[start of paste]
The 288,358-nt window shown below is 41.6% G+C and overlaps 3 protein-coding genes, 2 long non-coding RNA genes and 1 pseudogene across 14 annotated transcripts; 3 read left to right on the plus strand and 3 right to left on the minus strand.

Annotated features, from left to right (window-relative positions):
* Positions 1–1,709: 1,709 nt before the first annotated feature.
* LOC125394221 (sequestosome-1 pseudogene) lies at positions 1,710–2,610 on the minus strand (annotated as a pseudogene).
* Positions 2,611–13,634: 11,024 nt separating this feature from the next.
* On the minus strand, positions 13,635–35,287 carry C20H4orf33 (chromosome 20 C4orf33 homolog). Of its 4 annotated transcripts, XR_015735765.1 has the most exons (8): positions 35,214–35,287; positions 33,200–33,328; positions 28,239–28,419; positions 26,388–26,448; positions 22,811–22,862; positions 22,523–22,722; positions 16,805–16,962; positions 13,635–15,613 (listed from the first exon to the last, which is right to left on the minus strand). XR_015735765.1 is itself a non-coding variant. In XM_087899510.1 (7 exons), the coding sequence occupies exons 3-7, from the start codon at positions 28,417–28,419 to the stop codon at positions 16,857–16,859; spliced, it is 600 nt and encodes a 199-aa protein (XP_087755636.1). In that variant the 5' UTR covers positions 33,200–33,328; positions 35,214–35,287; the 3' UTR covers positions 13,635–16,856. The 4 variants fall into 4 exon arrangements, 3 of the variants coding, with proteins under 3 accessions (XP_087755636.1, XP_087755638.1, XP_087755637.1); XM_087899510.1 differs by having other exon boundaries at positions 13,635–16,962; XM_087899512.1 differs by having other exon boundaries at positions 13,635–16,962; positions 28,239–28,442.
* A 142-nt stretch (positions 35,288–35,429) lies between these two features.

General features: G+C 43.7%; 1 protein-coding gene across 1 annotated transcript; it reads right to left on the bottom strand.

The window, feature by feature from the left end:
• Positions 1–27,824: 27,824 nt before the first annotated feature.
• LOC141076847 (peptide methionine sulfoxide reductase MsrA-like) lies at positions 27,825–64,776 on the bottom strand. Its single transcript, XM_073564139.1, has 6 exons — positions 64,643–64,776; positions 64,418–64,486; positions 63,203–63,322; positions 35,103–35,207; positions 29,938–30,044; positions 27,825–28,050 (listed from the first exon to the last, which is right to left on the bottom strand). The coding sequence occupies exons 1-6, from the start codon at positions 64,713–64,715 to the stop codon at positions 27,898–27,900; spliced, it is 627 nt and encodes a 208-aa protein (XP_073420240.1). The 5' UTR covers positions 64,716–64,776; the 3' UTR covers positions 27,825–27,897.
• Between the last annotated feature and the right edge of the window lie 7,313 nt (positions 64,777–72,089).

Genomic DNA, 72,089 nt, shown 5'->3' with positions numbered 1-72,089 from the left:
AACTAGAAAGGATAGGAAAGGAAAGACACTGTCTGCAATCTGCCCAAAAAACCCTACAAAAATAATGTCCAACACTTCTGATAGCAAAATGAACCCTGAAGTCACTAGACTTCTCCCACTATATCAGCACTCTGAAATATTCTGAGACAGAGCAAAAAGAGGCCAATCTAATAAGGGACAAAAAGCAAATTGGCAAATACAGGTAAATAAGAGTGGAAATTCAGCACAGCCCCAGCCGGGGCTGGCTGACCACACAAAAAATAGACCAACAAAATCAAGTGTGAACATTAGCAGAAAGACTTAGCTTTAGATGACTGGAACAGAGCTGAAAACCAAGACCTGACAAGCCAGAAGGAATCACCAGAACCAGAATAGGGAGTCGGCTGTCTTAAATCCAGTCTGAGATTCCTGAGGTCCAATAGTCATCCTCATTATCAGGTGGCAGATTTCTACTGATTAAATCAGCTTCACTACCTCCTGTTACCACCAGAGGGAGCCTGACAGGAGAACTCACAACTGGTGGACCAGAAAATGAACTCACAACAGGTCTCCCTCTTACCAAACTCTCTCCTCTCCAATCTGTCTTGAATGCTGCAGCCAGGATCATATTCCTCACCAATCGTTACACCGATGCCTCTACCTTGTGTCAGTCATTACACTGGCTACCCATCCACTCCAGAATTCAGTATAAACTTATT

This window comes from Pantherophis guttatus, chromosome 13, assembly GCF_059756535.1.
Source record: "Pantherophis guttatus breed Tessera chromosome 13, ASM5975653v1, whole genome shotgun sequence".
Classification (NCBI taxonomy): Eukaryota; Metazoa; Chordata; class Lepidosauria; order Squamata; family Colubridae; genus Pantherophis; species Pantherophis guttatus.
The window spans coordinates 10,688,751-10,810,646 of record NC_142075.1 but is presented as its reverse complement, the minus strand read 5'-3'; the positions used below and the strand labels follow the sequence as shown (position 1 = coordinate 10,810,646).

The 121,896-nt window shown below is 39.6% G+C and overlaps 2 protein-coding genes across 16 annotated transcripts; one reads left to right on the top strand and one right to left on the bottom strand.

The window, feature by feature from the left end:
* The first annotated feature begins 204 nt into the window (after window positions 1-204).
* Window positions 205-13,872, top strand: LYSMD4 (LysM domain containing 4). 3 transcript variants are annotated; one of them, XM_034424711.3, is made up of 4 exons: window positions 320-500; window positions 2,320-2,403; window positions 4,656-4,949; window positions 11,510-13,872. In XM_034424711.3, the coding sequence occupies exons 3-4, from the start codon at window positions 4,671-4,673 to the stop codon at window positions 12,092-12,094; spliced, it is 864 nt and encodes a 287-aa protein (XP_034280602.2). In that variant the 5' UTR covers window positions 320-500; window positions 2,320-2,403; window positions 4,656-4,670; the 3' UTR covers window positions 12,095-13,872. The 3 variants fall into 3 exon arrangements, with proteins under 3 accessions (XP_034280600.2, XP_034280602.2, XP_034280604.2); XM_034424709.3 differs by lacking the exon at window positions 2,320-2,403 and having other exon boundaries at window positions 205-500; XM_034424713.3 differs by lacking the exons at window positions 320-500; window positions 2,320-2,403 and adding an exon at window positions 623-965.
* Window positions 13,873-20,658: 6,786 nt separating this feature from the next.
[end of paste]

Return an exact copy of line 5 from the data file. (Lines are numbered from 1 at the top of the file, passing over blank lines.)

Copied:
* Positions 2,611–13,634: 11,024 nt separating this feature from the next.